I now have a book available on indoor plant care
Name: Tiffany purpleinopp
Opp, AL 🌵🌷⚘🌹🌻 (Zone 8b)
Houseplants Organic Gardener Composter Region: Gulf Coast Miniature Gardening Native Plants and Wildflowers
Tropicals Butterflies Garden Sages Cactus and Succulents Plant Identifier Million Pollinator Garden Challenge
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purpleinopp
Jan 27, 2018 11:04 AM CST
Totally agree! There is no inside equivalent to direct sun all day outside unless one has a conservatory/greenhouse/glass room. Most plants from this environment are going to have an "inside" look if kept in the captivity of a pot. If one can determine the location about which an author is writing, one can know if they are talking about outside growing, or inside. A plant from a shady spot outside probably still gets a little direct sun in the morning or afternoon as the sun is rising/setting, and shining sideways across the landscape.
👀😁😂 - SMILE! -☺😎☻☮👌✌∞☯🐣🐦🐔🐝🍯🐾
The less I interfere, the more balance mother nature provides.
👒🎄👣🏡🍃🍂🌾🌿🍁❦❧ 🍃🍁🍂🌾🌻🌸🌼🌹🌽❀☀🌺
☕👓 The only way to succeed is to try.
Name: Gene Staver
Portage WI 53901 (Zone 5a)
Herbs Annuals Hummingbirder Butterflies Garden Photography Cactus and Succulents
Birds Cat Lover Houseplants Garden Sages
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gasrocks
Jan 27, 2018 11:21 AM CST
Where I live, not even a greenhouse will do. Consider the lower angle of the sun, less intense sunlight. Length of day. % cloudy days in the winter. Etc.
Name: Laurie b
Western Washington (Zone 7b)
Houseplants Region: Pacific Northwest Sedums Orchids Tropicals Region: Mexico
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lauriebasler
Jan 29, 2018 2:46 AM CST
Exactly. By now, I expect certain pieces of bad information to be almost everywhere for some reason. But, as a hobby that fascinates and entertains me, I like to read it all. Part of what is interesting about this forum is seeing in real time what is growing when all over the country. And yes the tips a member from the hottest part of Texas will often not apply to anything gardening at all where I live.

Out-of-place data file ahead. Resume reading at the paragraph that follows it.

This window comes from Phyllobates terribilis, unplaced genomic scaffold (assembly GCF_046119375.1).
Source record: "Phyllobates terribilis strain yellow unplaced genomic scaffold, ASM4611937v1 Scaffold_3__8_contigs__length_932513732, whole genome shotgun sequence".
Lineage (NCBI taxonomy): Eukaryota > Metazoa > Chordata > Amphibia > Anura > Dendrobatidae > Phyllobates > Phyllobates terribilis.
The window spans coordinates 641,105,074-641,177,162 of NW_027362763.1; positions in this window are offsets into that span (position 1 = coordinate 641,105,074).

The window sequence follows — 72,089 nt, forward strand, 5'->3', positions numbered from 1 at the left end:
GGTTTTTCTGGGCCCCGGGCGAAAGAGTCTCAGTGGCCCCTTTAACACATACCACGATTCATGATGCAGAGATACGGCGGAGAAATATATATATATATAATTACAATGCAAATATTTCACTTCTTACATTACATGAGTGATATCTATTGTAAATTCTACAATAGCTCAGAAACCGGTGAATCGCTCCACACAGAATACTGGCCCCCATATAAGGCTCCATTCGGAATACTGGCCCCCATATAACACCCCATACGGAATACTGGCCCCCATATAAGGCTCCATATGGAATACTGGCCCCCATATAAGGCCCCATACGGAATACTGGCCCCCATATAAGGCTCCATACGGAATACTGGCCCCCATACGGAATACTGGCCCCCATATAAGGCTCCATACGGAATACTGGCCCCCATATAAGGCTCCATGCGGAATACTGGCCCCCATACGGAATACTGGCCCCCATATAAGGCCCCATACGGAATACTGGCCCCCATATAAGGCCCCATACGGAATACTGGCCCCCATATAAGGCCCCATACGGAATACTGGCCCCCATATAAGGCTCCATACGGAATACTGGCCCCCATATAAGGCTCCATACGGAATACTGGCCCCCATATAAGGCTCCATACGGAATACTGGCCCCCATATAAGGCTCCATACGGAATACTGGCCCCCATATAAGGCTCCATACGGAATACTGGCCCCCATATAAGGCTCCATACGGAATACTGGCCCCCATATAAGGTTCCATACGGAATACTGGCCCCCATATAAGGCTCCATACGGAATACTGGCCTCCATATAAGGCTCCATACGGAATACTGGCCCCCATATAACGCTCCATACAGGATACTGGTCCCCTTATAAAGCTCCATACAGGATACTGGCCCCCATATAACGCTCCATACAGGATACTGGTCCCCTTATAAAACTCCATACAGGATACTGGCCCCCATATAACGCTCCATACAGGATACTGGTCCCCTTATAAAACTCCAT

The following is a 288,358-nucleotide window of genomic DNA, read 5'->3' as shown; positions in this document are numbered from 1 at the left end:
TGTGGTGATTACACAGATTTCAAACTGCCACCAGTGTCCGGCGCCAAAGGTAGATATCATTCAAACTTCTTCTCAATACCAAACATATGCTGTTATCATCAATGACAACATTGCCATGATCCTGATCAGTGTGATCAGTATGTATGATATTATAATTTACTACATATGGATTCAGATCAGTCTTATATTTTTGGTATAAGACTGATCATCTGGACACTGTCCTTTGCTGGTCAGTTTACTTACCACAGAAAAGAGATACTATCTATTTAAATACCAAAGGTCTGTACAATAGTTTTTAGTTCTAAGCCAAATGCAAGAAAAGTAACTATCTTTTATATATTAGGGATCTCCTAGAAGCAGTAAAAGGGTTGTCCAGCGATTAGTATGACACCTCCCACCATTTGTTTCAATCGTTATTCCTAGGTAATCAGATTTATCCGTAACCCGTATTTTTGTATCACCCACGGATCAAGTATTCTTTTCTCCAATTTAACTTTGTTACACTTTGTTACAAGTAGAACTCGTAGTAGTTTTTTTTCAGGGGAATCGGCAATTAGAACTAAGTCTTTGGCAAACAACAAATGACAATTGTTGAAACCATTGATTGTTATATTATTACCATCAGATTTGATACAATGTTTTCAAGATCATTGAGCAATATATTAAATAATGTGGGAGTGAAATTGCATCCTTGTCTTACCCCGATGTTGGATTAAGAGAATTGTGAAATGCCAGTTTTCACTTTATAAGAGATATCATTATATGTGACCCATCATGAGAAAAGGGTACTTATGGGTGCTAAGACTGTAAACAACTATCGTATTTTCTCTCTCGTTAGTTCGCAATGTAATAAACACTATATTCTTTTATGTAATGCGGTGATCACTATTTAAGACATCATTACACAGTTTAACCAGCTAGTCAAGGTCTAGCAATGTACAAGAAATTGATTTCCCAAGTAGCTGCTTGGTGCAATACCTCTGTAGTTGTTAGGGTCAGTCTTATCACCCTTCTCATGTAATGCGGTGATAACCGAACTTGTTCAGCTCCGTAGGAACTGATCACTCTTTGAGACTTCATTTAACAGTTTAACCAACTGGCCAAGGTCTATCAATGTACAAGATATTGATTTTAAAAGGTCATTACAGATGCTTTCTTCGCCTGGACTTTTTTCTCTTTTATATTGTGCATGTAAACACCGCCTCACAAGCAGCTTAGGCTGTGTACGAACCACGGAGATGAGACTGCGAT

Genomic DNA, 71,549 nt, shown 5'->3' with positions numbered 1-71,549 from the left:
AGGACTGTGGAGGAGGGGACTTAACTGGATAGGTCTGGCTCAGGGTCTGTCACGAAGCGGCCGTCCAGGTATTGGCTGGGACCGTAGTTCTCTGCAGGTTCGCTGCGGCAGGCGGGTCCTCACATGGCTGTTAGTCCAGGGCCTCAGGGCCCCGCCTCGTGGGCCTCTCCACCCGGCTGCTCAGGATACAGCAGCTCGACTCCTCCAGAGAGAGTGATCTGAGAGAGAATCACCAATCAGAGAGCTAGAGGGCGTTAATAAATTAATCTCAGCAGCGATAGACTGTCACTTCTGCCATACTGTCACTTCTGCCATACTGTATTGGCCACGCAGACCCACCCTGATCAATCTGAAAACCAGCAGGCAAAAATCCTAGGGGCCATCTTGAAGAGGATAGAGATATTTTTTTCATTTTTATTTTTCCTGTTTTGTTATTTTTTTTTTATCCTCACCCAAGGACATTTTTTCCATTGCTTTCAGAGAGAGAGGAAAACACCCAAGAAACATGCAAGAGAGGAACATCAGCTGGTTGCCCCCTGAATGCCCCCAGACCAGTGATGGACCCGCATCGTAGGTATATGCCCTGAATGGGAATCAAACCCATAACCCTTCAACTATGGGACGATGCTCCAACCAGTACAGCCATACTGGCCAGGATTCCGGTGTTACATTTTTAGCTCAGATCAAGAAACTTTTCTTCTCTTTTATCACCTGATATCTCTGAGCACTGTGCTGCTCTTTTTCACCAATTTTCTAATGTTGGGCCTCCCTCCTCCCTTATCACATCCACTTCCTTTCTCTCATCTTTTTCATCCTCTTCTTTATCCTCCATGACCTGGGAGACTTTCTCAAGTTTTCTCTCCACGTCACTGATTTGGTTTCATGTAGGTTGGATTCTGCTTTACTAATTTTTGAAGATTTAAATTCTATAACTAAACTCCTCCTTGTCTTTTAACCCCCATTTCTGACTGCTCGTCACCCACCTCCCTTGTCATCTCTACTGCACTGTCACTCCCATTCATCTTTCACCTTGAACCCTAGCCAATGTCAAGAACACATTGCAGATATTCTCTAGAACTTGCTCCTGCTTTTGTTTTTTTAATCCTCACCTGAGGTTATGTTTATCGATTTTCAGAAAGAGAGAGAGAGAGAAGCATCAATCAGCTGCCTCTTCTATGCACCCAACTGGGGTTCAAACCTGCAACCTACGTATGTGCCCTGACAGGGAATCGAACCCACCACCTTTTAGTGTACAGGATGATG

Besides reading helps insomnia lol
Name: Tiffany purpleinopp
Opp, AL 🌵🌷⚘🌹🌻 (Zone 8b)
Houseplants Organic Gardener Composter Region: Gulf Coast Miniature Gardening Native Plants and Wildflowers
Tropicals Butterflies Garden Sages Cactus and Succulents Plant Identifier Million Pollinator Garden Challenge
Image
purpleinopp
Jan 31, 2018 4:51 PM CST
If the person who wrote a piece of info is having acceptable results, the info is not bad if it does not translate directly to every location. Just a minor change from OH to AL caused a drastic change in how many of my plants "behave," and some that were old favs in OH have been dropped from my lineup because they are hardy & weedy here, like spider plants, Tradescantia fluminensis, & asparagus ferns. Like in real estate, location is everything for plants too, both in regard to the macro-location and the micro-location.
👀😁😂 - SMILE! -☺😎☻☮👌✌∞☯🐣🐦🐔🐝🍯🐾
The less I interfere, the more balance mother nature provides.
👒🎄👣🏡🍃🍂🌾🌿🍁❦❧ 🍃🍁🍂🌾🌻🌸🌼🌹🌽❀☀🌺
☕👓 The only way to succeed is to try.
Greece (Zone 10b)
Houseplants Foliage Fan Cactus and Succulents Tropicals Aroids Bromeliad
Orchids Region: Europe Garden Art Enjoys or suffers hot summers Dog Lover Cat Lover
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Faridat
Jan 31, 2018 6:13 PM CST
Thank you for the suggestion @laurie, this seems interesting! Smiling
In some Native languages the term for plants translates to "those who take care of us."
Robin Wall Kimmerer
Name: Laurie b
Western Washington (Zone 7b)
Houseplants Region: Pacific Northwest Sedums Orchids Tropicals Region: Mexico
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lauriebasler
Feb 1, 2018 3:52 AM CST
Gosh I certainly would not say it was bad info. The point I failed at making, I guess is I love to read about plants. It could be a comic book, or a horticulture book. Fiction or educational, it all interests me.
Name: Will Creed
NYC
Professional indoor plant consultan
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WillC
Feb 1, 2018 4:44 PM CST
Laurie - In evaluating any information on plant care, you have to take into account the source and the source's credentials. That includes the environment in which they are growing their plants. Nursery growers earn a livelihood by growing various plants as rapidly as possible. Consequently, they study and provide nearly perfect light, temperature, humidity and fertilizer. They know what they are doing. However, the techniques they use often do not apply in home environments where light is greatly reduced and that changes everything.

So, it is not about good or bad or right or wrong information. It is about gathering information that applies to your particular environment. That seems obvious, but many folks are not cognizant of that and end up finding and following advice that is not appropriate for their situation.
Will Creed
Horticultural Help, NYC
www.HorticulturalHelp.com
I now have a book available on indoor plant care